These full moon evenings are so fleeting, if not in their duration, then in the number of them I have left in this place. I will miss the southern sky. I will miss it desperately.
Dusk came down around me tonight like a slow curtain, the drawing down of the final act of the day. I was sipping a glass of wine as I usually do because it reminds me of my father. I was smoking a cigar as I usually do because it reminds me of my grandfather and because my neighbors hand roll the tobacco and it is gorgeous to see their dark, driftwood hands delicately handling the leaves until they are no longer leaves but fine long braids of herbal, smokey, smooth meditation.
I think I will cry when I leave Peace Corps, when I leave Paraguay, but I am still trying to figure out why.
There is a home that I have some million of light-years away from this place. I know that. I remember that place in my bones; my muscle memory of suburban America may be dulled and confused, but I have no doubt that I will sigh when I finally lay back down in that same old bed in the basement that my dad carved out of wood all those years ago.
At the same time, I could not be farther from that place, that home. I am farther from it than I have ever been and I wonder if I will have to make a decision eventually whether I want to go back to it, back back all the way back to the cradle of familiarity and ease of comfort, or to carry on farther away until I can no longer even see it or feel it on the horizon.
I have a home here in Paraguay. I know that. I feel that in my bones every morning when I wake up. Whether it is a good day or a bad day, it is a day that will pass under this sun that I have come to hate and respect, next to these once-strangers that I have come to know and love, in this great expanse of red dirt and green grass and parceled-out forests that have stained my hands and breathed life into my tattered soul when I felt lonelier and emptier than ever in my entire life. I will miss the southern sky.
Home is a strange idea. Some people always have it their whole lives, almost without respite. That must be a glorious feeling, it must also be paralyzing. Some people never have it and find no need to seek it. That must be a glorious feeling, it must also be lonely. Some people have it and then loose it, whether by fate or by choice, and spend their lives trying to recover it or to carve a new one out of whatever they find as they wander.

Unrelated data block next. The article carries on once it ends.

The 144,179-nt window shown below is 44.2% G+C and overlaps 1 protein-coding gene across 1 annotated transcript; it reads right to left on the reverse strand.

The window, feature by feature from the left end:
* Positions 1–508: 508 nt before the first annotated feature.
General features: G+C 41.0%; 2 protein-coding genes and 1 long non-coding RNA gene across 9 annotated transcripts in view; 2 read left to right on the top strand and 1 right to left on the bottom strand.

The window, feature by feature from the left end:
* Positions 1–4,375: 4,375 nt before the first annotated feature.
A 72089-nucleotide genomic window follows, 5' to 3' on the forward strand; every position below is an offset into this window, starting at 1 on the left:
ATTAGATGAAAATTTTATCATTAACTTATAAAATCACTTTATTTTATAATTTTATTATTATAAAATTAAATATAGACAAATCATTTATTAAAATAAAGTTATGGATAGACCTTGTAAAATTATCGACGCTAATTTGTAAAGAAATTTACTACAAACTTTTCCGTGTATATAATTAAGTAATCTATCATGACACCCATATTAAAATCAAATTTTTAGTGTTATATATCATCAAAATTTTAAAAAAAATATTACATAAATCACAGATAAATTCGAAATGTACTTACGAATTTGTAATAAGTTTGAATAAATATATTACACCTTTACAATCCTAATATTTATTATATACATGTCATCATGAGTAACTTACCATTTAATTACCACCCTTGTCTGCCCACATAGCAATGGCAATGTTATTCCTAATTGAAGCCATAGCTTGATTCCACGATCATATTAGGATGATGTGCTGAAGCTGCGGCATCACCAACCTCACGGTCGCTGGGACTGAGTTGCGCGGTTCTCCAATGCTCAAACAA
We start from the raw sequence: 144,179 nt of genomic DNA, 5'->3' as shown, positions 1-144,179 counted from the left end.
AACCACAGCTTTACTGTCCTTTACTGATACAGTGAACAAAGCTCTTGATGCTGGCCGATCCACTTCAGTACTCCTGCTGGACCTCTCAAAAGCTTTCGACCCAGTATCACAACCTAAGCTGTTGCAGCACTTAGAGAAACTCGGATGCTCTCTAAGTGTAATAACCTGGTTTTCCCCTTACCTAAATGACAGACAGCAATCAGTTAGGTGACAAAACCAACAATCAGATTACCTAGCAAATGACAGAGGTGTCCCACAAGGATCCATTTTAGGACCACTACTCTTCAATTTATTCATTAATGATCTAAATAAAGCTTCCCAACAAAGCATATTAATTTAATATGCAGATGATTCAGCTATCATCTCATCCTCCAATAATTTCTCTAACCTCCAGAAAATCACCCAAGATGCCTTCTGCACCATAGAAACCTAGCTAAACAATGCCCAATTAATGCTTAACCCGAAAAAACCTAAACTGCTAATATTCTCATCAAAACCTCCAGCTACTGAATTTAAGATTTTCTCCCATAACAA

I am of the latter category. I had a home, a lovely beautiful home with family and friends that loved me dearly and whom I loved back. The love is still there, but one day I chose to leave and once that decision has been made, there are inconceivable obstacles in any direction from that point onward. I will always love where I came from, if for no other reason than that it carried me though so many years without letting me fall too hard. I was the vessel that unaware traveled along the strange path of middle-class suburbia.
Since then, that same vessel has crossed continents and climbed mountains, laughed and cried and soared and sunk. I have loved deeply, broken into pieces, thought about nothing and everything, and still I am that vessel but instead of being carried, I am carrying on myself. I will always love where I came from. But I will always love where I am going more.
If the day comes where I must choose: home or something beyond, I think I will always choose to keep walking. Everything changes. Always. That home I left does not exist anymore. Only insomuch as I hold it in my head and my heart. There is nothing to go back to, there is everything stretched out ahead of me. It is hard and it is terrifying and I don't know if I have the courage or the strength sometimes. I doubt myself. But that is what the wine is for.